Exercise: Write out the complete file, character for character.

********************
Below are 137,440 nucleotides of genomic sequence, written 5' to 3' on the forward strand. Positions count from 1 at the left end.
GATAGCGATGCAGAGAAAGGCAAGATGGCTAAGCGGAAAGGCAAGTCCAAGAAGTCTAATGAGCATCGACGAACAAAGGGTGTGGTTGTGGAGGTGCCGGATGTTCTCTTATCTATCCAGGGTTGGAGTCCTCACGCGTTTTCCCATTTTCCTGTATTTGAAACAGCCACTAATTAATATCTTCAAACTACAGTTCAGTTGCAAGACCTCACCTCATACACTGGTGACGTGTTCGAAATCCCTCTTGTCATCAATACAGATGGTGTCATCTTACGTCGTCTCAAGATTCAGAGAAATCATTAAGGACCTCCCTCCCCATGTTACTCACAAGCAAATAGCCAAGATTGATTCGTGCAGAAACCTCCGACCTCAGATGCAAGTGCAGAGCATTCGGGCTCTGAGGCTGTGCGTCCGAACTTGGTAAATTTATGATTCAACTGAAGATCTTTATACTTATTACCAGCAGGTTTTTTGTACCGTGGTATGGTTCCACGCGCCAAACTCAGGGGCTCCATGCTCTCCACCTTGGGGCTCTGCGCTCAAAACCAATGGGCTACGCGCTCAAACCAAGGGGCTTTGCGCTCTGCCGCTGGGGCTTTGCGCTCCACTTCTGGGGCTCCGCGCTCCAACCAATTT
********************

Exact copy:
Below are 137,440 nucleotides of genomic sequence, written 5' to 3' on the forward strand. Positions count from 1 at the left end.
GATAGCGATGCAGAGAAAGGCAAGATGGCTAAGCGGAAAGGCAAGTCCAAGAAGTCTAATGAGCATCGACGAACAAAGGGTGTGGTTGTGGAGGTGCCGGATGTTCTCTTATCTATCCAGGGTTGGAGTCCTCACGCGTTTTCCCATTTTCCTGTATTTGAAACAGCCACTAATTAATATCTTCAAACTACAGTTCAGTTGCAAGACCTCACCTCATACACTGGTGACGTGTTCGAAATCCCTCTTGTCATCAATACAGATGGTGTCATCTTACGTCGTCTCAAGATTCAGAGAAATCATTAAGGACCTCCCTCCCCATGTTACTCACAAGCAAATAGCCAAGATTGATTCGTGCAGAAACCTCCGACCTCAGATGCAAGTGCAGAGCATTCGGGCTCTGAGGCTGTGCGTCCGAACTTGGTAAATTTATGATTCAACTGAAGATCTTTATACTTATTACCAGCAGGTTTTTTGTACCGTGGTATGGTTCCACGCGCCAAACTCAGGGGCTCCATGCTCTCCACCTTGGGGCTCTGCGCTCAAAACCAATGGGCTACGCGCTCAAACCAAGGGGCTTTGCGCTCTGCCGCTGGGGCTTTGCGCTCCACTTCTGGGGCTCCGCGCTCCAACCAATTT